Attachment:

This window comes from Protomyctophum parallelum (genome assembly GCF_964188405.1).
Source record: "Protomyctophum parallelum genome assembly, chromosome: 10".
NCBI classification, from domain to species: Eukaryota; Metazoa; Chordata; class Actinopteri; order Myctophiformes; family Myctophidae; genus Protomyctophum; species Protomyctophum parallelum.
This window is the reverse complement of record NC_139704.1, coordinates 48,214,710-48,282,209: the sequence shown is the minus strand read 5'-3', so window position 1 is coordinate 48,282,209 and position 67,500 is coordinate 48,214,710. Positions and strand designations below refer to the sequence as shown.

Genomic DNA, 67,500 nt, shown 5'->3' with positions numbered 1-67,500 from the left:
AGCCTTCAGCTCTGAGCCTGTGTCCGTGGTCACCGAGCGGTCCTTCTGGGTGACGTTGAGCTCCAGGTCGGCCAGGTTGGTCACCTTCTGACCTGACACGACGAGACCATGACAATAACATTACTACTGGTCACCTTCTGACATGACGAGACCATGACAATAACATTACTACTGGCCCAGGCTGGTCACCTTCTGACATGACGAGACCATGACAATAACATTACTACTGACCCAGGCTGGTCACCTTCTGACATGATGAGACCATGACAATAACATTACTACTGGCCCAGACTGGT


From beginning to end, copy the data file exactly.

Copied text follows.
This window comes from Protomyctophum parallelum (genome assembly GCF_964188405.1).
Source record: "Protomyctophum parallelum genome assembly, chromosome: 10".
NCBI classification, from domain to species: Eukaryota; Metazoa; Chordata; class Actinopteri; order Myctophiformes; family Myctophidae; genus Protomyctophum; species Protomyctophum parallelum.
This window is the reverse complement of record NC_139704.1, coordinates 48,214,710-48,282,209: the sequence shown is the minus strand read 5'-3', so window position 1 is coordinate 48,282,209 and position 67,500 is coordinate 48,214,710. Positions and strand designations below refer to the sequence as shown.

Genomic DNA, 67,500 nt, shown 5'->3' with positions numbered 1-67,500 from the left:
AGCCTTCAGCTCTGAGCCTGTGTCCGTGGTCACCGAGCGGTCCTTCTGGGTGACGTTGAGCTCCAGGTCGGCCAGGTTGGTCACCTTCTGACCTGACACGACGAGACCATGACAATAACATTACTACTGGTCACCTTCTGACATGACGAGACCATGACAATAACATTACTACTGGCCCAGGCTGGTCACCTTCTGACATGACGAGACCATGACAATAACATTACTACTGACCCAGGCTGGTCACCTTCTGACATGATGAGACCATGACAATAACATTACTACTGGCCCAGACTGGT